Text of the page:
Finding Common Ground: The Photography of Oraien Catledge and Jay Stock
For nearly two decades, Oraien Catledge visited the small Atlanta, Georgia community of Cabbagetown photographing its people as they lived in houses, front porches and backyards. The self-taught, visually impaired photographer’s weekly visits and generosity sharing prints endeared him to residents, quickly building their mutual trust. Catledge returned frequently throughout the 80s and early 90s documenting the people of Cabbagetown, creating a vast archive of black and white images. Catledge’s Cabbagetown photographs demonstrate his social consciousness and concern for the people he photographed, but also the strength, determination, and joy of life held by Cabbage-town residents despite the adversity they faced.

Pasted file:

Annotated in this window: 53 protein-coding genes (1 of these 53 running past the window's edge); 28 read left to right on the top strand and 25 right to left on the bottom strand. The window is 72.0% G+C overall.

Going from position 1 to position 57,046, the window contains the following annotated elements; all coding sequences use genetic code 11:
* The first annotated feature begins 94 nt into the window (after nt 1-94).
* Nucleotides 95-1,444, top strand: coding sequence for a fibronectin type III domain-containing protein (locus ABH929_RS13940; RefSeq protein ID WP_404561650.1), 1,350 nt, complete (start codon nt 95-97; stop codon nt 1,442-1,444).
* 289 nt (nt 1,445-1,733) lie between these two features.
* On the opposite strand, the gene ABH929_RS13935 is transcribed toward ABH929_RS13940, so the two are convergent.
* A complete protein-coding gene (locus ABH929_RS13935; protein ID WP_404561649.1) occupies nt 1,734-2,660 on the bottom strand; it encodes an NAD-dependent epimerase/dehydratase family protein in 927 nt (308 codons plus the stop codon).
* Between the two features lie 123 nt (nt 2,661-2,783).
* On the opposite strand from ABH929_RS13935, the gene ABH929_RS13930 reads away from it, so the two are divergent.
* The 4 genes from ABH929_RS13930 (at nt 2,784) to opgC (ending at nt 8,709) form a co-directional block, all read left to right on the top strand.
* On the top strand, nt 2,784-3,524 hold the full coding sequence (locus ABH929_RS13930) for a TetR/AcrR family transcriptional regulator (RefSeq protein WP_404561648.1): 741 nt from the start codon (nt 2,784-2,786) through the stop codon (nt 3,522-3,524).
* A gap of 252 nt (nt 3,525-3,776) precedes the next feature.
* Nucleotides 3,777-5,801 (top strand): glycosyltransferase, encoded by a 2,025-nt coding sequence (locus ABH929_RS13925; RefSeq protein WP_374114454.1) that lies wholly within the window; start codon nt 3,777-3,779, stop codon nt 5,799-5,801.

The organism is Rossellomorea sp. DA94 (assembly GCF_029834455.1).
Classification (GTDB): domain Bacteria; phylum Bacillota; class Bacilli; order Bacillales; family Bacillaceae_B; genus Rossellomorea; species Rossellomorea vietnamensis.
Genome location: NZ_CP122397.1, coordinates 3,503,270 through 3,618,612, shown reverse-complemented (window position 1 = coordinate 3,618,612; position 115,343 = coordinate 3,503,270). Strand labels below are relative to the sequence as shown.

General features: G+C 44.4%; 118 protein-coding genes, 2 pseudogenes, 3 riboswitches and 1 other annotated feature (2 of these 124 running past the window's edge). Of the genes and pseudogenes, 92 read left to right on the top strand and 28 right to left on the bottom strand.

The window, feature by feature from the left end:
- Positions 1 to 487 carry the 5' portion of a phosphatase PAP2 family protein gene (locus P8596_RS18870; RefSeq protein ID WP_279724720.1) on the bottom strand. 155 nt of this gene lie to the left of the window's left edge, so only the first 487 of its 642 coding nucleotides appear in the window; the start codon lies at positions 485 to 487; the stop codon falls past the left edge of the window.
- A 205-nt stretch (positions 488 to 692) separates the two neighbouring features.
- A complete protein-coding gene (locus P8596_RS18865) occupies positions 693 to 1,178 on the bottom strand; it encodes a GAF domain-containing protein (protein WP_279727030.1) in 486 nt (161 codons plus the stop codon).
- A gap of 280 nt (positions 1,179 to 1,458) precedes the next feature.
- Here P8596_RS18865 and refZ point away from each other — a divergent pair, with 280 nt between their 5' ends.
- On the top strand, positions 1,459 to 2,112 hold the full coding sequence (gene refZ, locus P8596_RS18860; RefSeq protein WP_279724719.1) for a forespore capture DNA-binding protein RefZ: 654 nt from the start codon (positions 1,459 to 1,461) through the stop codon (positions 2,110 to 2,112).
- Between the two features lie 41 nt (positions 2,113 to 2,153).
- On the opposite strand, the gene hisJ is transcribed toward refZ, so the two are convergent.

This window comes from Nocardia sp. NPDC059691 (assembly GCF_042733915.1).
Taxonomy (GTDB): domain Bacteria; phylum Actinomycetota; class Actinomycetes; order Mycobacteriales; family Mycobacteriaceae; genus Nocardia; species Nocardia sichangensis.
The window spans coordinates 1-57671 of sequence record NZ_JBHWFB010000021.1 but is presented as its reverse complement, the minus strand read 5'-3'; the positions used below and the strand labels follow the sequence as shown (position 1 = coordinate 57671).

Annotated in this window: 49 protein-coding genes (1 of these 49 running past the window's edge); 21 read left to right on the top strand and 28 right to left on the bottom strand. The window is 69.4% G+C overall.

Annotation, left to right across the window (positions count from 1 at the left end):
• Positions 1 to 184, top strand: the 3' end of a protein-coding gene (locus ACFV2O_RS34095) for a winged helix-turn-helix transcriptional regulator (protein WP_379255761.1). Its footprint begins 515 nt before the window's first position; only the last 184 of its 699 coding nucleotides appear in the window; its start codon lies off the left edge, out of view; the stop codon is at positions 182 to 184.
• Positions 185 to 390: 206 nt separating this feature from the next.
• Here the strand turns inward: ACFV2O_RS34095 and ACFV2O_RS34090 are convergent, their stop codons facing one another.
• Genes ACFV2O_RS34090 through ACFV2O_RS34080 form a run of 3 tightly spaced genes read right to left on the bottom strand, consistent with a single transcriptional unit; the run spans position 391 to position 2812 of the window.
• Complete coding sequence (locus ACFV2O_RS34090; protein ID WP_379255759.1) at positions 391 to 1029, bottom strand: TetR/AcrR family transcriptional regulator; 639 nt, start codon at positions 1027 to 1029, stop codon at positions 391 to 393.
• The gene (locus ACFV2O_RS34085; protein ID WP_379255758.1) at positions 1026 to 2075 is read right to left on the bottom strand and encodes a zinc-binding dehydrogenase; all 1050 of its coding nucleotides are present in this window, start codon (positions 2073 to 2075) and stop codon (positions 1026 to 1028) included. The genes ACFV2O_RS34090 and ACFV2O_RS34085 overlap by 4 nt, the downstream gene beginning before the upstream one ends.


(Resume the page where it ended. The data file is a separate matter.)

For over 70 years, photographer Jay Stock has documented people of many different cultures and traditions. He created photographic studies of the Amish, Native American tribes, Los Angeles street gangs, coal miners of South Wales, and numerous African tribes. His open, charismatic personality helped him form close relationships with each group he visited, gaining access and bearing witness to the lifestyles and beliefs of the people he photographed. Stock produced a vast and varied series of images that offer an intimate and personal glimpse into lives seldom seen by the outside world.